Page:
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Evaluation of adhesion strength between thin aluminum layer and poly(ethylene terephthalate) substrate by peel tests - A practical approach for the packaging industry

: Jesdinszki, Marius; Struller, C.; Rodler, Norbert; Blondin, D.; Cassio, V.; Kucukpinar, Esra; Langowski, Horst-Christian


Journal of adhesion science and technology 26 (2012), Nr.20-21, S.2357-2380
ISSN: 0169-4243
Fraunhofer IVV ()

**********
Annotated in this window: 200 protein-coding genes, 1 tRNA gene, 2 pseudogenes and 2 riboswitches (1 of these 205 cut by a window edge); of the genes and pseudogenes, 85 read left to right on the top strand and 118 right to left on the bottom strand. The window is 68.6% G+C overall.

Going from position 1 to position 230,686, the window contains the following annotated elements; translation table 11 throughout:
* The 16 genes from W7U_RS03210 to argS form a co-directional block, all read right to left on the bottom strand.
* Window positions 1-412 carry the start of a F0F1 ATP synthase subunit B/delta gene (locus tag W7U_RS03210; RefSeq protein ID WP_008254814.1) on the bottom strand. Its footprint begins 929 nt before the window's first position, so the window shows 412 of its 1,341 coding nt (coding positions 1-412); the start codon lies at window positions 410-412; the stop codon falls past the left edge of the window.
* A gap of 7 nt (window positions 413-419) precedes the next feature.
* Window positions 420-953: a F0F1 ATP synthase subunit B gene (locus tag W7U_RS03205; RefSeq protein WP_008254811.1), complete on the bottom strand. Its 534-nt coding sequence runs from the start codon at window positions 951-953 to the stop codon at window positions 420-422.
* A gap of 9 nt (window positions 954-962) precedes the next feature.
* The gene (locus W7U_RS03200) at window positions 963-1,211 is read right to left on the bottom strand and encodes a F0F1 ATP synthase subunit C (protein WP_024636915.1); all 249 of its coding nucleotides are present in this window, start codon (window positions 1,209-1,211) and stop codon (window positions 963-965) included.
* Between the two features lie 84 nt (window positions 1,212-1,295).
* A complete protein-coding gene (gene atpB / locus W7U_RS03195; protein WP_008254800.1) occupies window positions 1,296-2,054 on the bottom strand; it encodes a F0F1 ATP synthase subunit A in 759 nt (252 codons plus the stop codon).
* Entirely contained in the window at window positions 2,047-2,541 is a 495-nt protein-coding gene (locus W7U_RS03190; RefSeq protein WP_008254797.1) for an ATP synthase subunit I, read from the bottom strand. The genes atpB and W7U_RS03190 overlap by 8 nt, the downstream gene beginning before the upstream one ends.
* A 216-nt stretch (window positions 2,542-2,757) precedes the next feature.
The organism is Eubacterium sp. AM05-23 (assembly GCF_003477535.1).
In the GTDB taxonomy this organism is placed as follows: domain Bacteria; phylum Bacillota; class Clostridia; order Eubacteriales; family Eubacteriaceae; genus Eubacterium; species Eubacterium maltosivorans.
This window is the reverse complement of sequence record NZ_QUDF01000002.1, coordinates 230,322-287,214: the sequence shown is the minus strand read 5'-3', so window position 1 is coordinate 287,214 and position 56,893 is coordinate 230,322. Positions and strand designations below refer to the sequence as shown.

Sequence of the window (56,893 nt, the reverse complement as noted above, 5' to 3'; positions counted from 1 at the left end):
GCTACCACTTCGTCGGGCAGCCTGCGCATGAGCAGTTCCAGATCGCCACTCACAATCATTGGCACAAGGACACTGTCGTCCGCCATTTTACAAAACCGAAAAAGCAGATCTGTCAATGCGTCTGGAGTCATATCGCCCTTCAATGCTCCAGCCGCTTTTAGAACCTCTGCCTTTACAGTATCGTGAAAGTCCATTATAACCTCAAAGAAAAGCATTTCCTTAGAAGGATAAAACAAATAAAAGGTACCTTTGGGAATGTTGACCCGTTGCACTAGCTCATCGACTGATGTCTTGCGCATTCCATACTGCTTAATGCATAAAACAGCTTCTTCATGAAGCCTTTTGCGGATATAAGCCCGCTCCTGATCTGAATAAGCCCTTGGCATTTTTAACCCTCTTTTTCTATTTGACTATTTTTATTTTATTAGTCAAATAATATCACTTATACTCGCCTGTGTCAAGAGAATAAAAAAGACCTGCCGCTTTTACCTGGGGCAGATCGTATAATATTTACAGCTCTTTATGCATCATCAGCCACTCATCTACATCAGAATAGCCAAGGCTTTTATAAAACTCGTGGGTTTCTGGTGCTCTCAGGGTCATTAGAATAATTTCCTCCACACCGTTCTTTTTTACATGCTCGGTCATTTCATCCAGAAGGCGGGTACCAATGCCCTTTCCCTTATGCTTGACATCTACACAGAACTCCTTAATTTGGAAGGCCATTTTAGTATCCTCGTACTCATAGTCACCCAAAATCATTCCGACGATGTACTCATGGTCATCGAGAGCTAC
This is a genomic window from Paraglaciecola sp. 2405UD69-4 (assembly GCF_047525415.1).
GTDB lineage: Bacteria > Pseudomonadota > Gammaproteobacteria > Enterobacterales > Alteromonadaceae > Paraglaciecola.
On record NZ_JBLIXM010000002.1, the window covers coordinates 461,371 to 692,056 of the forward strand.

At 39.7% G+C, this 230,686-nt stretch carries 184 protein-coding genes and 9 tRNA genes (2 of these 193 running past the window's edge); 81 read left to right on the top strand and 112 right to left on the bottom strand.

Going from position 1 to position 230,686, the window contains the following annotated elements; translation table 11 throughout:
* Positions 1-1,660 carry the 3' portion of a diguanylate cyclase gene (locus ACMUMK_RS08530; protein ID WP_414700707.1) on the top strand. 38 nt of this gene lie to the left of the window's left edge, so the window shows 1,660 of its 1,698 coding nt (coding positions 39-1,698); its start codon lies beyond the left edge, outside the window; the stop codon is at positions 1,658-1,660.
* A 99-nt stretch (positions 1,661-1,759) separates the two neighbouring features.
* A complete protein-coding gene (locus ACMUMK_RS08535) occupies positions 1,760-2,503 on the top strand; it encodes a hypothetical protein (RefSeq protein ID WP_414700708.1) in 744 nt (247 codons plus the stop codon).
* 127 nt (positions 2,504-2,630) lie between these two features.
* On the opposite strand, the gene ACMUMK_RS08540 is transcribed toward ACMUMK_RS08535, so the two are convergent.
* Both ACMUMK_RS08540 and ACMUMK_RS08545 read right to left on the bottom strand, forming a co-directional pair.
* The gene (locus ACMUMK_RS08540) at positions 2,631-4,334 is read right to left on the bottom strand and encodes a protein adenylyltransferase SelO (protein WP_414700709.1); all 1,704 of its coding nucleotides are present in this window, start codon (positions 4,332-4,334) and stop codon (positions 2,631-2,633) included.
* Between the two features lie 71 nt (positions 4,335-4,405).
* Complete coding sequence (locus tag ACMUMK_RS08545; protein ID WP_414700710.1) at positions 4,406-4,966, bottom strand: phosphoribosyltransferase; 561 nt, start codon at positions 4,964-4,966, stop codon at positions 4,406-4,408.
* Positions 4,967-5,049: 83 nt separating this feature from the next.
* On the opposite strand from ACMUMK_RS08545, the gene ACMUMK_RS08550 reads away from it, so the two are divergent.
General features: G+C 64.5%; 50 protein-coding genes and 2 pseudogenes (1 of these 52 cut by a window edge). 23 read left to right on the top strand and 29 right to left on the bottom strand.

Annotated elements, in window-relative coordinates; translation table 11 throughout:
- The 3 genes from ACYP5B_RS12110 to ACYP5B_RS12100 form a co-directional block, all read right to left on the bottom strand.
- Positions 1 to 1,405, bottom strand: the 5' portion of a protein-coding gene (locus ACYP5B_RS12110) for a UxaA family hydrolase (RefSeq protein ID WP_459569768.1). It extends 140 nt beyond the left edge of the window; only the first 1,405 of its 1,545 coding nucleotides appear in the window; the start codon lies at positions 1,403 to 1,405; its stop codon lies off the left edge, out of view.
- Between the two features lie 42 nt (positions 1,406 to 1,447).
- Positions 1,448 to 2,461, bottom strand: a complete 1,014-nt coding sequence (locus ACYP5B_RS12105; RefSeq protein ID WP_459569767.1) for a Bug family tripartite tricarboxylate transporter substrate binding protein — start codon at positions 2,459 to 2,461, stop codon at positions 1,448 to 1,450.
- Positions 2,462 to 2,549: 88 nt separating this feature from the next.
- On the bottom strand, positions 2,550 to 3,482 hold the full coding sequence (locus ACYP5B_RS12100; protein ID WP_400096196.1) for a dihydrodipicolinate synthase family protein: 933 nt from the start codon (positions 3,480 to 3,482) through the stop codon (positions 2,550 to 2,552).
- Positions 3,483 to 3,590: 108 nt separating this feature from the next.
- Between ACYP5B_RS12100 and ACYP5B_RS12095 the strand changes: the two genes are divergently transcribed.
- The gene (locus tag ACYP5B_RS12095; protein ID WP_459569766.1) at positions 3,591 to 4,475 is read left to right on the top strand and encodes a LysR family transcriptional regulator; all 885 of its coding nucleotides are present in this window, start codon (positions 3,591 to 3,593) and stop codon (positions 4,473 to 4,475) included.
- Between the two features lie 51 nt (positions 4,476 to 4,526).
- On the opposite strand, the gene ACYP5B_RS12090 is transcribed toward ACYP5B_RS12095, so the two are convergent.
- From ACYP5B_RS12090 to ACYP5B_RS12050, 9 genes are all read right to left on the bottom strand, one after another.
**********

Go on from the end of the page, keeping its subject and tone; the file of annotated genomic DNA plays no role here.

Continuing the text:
Metallized films consisting of thin, vacuum-deposited inorganic layers are used for a wide range of packaging applications for foods, pharmaceuticals and other technical purposes. They are made as laminates and consist of a polymeric film (substrate), an inorganic layer, mostly aluminum (Al), and a top layer, laminated to the inorganic layer using a suitable adhesive. One major quality indicator in such flexible packaging materials is the adhesion strength between the inorganic layer and the substrate. In order to measure the adhesion strength of thin Al layers deposited on a substrate, the following procedure is often used: Ethylene acrylic acid (EAA)-films are thermally sealed to the Al layers. In a subsequent peel test, the EAA-film is peeled-off at 180 degrees peel angle, delaminating the Al layer from the substrate. This method shows weaknesses in cases of high bond strength: The sealed EAA-film is elongated or even torn during the measurements, whereby it is difficult to obtain reproducible and repeatable results. In this study two alternative approaches have been tested to overcome the weaknesses of EAA-peel test. One of them is to use thermally sealable polymeric films, such as amorphous poly(ethylene terephthalate) and amorphous polyamide (both having a high mechanical strength), instead of the EAA film. Although the adhesion forces might have been weakened during the heat lamination of these selected films onto the Al surface, a quantitative comparison between the three different types of metallized films (with low, medium and high adhesion strength) is found to be promising by this approach. The other approach is to perform the peel tests with the laminates of the metallized films. The laminates are produced by laminating a low density polyethylene film (PE-LD) on top of the metallized film using an adhesive via a bench lamination process. The laminated PE-LD film in this case replaces the EAA-film. In this approach, the laminate structure is similar to the final product in the end-use. The metal adhesion strength is found to be in good agreement with the strength measured for similar structures produced at pilot scale.